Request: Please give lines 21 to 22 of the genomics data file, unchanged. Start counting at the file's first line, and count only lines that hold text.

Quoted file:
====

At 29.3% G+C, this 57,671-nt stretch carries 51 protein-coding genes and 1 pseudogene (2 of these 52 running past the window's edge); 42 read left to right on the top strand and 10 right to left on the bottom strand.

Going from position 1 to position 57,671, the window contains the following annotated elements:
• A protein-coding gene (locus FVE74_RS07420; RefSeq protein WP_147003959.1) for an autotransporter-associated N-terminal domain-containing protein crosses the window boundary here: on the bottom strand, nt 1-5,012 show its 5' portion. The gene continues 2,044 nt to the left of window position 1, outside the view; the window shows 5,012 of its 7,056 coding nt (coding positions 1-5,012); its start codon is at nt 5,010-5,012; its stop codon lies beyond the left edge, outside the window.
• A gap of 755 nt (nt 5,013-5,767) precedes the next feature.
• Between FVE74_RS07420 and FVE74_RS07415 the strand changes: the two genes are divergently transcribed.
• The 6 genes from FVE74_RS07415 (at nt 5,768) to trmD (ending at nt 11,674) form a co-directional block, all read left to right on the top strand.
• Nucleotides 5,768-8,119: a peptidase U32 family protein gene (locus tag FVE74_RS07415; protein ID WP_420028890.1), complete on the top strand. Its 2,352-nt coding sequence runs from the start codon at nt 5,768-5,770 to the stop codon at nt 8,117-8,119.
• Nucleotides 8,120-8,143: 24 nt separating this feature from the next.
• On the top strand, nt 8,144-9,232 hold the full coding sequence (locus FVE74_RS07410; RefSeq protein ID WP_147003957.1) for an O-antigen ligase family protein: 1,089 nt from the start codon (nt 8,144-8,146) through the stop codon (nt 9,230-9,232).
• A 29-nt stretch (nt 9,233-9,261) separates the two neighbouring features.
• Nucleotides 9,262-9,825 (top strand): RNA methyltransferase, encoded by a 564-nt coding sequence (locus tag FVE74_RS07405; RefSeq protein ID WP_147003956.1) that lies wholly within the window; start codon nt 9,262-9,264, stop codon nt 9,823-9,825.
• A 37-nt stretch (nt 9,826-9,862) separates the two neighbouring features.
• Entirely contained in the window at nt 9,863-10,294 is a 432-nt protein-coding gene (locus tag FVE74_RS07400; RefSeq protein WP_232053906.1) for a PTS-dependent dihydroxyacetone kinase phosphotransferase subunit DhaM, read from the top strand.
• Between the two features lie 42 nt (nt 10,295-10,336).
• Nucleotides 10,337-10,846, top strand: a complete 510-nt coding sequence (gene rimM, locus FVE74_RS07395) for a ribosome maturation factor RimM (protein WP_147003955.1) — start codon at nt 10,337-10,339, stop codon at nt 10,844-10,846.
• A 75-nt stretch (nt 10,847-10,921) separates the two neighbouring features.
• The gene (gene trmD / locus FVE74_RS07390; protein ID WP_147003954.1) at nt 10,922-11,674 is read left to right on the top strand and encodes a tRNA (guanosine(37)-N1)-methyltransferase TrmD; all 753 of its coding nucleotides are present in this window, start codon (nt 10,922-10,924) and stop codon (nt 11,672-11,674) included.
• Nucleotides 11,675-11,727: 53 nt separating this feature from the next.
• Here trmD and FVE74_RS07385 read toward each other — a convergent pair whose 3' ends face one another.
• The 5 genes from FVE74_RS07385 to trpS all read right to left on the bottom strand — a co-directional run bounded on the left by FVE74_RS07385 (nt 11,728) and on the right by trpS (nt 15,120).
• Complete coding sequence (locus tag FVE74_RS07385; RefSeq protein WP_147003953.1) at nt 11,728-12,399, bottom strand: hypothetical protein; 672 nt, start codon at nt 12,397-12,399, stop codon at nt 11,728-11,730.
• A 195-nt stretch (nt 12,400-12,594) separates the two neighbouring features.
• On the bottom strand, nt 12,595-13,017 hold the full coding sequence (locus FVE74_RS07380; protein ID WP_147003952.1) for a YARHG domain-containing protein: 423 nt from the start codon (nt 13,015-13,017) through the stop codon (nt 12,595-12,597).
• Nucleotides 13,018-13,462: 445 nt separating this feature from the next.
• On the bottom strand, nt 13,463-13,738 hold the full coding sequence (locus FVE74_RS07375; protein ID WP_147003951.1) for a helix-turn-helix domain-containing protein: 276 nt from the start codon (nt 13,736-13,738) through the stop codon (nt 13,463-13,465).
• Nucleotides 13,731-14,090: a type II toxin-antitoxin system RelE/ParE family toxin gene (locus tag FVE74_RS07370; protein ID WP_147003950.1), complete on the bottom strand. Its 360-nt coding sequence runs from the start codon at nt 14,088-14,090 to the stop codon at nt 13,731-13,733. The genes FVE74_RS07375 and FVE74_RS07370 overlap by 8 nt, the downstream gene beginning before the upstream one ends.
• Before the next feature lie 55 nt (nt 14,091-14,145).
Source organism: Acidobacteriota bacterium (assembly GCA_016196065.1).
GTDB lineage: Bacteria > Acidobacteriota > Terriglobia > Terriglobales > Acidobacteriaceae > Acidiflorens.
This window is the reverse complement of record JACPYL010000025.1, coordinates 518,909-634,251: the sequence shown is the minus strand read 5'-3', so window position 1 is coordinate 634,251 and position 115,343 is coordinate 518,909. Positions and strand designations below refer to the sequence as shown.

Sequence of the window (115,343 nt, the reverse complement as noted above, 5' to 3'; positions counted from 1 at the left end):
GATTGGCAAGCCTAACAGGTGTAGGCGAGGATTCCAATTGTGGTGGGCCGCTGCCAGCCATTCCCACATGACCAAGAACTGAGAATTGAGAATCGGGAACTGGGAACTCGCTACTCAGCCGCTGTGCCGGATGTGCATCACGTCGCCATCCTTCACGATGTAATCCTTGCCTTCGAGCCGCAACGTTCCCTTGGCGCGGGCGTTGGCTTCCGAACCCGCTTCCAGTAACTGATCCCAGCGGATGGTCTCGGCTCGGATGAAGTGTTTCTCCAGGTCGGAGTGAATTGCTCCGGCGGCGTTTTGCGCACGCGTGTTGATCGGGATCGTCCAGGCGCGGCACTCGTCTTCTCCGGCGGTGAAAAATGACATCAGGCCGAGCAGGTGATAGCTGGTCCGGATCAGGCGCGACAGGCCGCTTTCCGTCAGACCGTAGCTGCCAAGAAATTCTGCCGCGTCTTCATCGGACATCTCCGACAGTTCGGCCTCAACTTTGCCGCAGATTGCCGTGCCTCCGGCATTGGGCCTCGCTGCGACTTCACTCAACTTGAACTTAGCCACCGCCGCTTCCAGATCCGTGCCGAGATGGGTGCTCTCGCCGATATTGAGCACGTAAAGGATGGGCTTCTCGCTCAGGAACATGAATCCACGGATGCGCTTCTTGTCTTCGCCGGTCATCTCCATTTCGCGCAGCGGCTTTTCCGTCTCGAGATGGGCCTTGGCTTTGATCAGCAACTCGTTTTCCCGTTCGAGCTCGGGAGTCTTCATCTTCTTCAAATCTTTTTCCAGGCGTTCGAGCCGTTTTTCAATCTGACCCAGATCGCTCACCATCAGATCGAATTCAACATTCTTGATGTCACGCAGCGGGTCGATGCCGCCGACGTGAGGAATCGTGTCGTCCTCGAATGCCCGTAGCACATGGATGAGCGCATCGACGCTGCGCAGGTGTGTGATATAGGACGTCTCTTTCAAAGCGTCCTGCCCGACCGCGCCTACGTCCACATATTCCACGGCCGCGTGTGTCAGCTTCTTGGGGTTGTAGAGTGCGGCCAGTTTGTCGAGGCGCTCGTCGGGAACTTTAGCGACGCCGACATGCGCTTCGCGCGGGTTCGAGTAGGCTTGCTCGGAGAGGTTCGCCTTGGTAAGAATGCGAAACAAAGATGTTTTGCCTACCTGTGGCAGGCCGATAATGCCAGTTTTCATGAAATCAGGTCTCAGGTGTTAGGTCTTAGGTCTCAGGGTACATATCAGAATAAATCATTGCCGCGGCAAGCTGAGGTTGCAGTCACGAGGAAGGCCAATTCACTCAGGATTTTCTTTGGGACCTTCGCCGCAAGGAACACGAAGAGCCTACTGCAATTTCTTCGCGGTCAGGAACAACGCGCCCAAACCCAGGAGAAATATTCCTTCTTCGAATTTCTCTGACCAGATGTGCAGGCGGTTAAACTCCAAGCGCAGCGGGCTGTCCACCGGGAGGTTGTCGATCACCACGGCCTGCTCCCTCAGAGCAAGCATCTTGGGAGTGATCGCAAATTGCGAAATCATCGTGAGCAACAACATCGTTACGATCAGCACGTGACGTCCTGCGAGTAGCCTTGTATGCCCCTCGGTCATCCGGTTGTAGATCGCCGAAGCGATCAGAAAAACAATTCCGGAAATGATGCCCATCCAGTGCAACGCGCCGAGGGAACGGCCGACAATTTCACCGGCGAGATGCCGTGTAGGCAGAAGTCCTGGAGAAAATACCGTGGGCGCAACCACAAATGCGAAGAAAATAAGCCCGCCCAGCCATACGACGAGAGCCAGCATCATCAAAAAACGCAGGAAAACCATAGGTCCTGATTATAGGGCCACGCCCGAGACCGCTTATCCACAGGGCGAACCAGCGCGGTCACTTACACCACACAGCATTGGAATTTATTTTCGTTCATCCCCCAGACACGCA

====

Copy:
• Complete coding sequence (locus tag FVE74_RS07385; RefSeq protein WP_147003953.1) at nt 11,728-12,399, bottom strand: hypothetical protein; 672 nt, start codon at nt 12,397-12,399, stop codon at nt 11,728-11,730.
• A 195-nt stretch (nt 12,400-12,594) separates the two neighbouring features.